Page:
OCD commonly affects the shoulder joint, but can also affect the elbow, the knee and the hock joints.
Breed SpecificOCD is common in the Bernese Mountain Dog, Bull Terrier, German Shepherd, Giant breed dogs, Golden Retriever, Great Dane, Labrador Retriever, Large breed dogs, Rottweiler and the Saint Bernard. It affects male dogs more than females and is a disease that is noted in young dogs less than one year of age.
Common Treatment ProtocolDiagnosis is made most commonly with radiographs but, in some challenging cases, MRI or Arthroscopy may be necessary.
Exercise restriction for 2-3 weeks, nonsteroidal anti-inflammatory drugs (NSAIDs); chondroprotectants and nutraceuticals. Conservative therapy is generally unrewarding once flap formation has occurred.
Early surgery, before arthritis has occurred, is the most commonly recommended therapy. The surgery removes the cartilage flap and the defect is curetted (burred) down to bleeding bone. This allows the defect to fill with the scar tissue, called fibrocartilage, within 4 to 8 weeks. In these cases, degenerative joint disease will still progress, and the pet will be intermittently painful. At some institutions, cartilage grafts taken from non-weight bearing areas of the joint and transplanted into the cartilage defect have promising results.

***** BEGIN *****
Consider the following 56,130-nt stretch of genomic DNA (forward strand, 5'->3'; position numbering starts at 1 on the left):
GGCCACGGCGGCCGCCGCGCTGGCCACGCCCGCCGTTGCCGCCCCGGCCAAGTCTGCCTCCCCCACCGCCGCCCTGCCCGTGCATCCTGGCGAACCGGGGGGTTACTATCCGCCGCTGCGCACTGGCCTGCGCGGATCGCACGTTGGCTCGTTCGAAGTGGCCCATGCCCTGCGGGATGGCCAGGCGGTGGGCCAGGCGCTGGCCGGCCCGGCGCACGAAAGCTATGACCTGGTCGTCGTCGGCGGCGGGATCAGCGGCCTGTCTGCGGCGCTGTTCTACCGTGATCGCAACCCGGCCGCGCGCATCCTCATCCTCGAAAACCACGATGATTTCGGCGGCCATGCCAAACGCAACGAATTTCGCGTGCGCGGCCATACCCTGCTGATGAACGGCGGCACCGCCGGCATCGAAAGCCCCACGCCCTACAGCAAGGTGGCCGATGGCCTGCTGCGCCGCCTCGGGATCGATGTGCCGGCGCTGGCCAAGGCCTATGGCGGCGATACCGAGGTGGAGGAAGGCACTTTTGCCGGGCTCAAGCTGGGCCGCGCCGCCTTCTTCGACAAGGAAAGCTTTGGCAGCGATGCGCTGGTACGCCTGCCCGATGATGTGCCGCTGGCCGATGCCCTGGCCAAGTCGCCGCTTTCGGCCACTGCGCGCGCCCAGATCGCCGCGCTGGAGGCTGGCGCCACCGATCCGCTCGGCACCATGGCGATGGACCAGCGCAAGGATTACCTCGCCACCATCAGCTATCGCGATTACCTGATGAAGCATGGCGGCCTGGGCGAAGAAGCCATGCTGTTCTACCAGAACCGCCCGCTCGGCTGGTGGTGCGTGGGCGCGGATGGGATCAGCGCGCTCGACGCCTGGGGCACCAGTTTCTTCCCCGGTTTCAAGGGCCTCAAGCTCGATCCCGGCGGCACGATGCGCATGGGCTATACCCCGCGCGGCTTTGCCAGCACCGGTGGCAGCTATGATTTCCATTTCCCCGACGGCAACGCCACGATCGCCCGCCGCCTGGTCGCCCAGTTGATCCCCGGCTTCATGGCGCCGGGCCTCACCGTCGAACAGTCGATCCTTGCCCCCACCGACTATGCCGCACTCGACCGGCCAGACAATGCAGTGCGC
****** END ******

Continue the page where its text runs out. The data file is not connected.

Stem Cell TreatmentCartilage does not have a blood supply and is therefore slow to heal. Most cartilage defects will not heal on their own and will need to be removed surgically or arthroscopically. Once the defect is removed, however, stem cells can promote normal regrowth of cartilage, instead of the fibrocartilage that will form in the absence of stem cells. In some cases, arthroscopic drilling into the underlying bone and the application of stem cells has resulted in complete regeneration of the defect.
At Safari, as soon as OCD is diagnosed, we recommend stem cell therapy into the affected joints. Reevaluation at 30 days should show some clinical resolution, if not, then a surgical or arthroscopic procedure is planned with the addition of stem cells into the defect.